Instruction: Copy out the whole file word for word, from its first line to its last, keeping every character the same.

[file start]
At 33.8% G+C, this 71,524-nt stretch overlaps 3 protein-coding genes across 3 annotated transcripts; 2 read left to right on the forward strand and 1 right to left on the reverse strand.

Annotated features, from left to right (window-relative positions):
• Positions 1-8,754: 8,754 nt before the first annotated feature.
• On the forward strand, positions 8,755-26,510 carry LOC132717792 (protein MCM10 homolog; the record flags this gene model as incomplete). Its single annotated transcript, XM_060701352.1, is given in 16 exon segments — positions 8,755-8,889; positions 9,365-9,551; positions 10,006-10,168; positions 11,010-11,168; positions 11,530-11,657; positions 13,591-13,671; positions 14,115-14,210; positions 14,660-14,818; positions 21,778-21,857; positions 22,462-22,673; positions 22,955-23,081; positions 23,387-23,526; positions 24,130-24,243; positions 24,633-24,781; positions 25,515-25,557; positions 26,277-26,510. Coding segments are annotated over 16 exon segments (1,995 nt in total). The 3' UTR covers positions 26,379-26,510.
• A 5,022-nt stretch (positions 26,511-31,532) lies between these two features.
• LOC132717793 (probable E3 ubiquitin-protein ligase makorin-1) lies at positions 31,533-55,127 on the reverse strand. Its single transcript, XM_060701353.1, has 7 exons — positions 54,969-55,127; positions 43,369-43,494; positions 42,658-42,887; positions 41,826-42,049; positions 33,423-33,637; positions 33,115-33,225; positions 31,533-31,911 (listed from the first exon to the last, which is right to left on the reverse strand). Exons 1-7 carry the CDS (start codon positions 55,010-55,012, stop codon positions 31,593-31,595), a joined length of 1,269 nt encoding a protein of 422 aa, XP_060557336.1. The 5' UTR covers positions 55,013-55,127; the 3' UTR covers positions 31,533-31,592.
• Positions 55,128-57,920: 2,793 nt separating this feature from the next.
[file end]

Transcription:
At 33.8% G+C, this 71,524-nt stretch overlaps 3 protein-coding genes across 3 annotated transcripts; 2 read left to right on the forward strand and 1 right to left on the reverse strand.

Annotated features, from left to right (window-relative positions):
• Positions 1-8,754: 8,754 nt before the first annotated feature.
• On the forward strand, positions 8,755-26,510 carry LOC132717792 (protein MCM10 homolog; the record flags this gene model as incomplete). Its single annotated transcript, XM_060701352.1, is given in 16 exon segments — positions 8,755-8,889; positions 9,365-9,551; positions 10,006-10,168; positions 11,010-11,168; positions 11,530-11,657; positions 13,591-13,671; positions 14,115-14,210; positions 14,660-14,818; positions 21,778-21,857; positions 22,462-22,673; positions 22,955-23,081; positions 23,387-23,526; positions 24,130-24,243; positions 24,633-24,781; positions 25,515-25,557; positions 26,277-26,510. Coding segments are annotated over 16 exon segments (1,995 nt in total). The 3' UTR covers positions 26,379-26,510.
• A 5,022-nt stretch (positions 26,511-31,532) lies between these two features.
• LOC132717793 (probable E3 ubiquitin-protein ligase makorin-1) lies at positions 31,533-55,127 on the reverse strand. Its single transcript, XM_060701353.1, has 7 exons — positions 54,969-55,127; positions 43,369-43,494; positions 42,658-42,887; positions 41,826-42,049; positions 33,423-33,637; positions 33,115-33,225; positions 31,533-31,911 (listed from the first exon to the last, which is right to left on the reverse strand). Exons 1-7 carry the CDS (start codon positions 55,010-55,012, stop codon positions 31,593-31,595), a joined length of 1,269 nt encoding a protein of 422 aa, XP_060557336.1. The 5' UTR covers positions 55,013-55,127; the 3' UTR covers positions 31,533-31,592.
• Positions 55,128-57,920: 2,793 nt separating this feature from the next.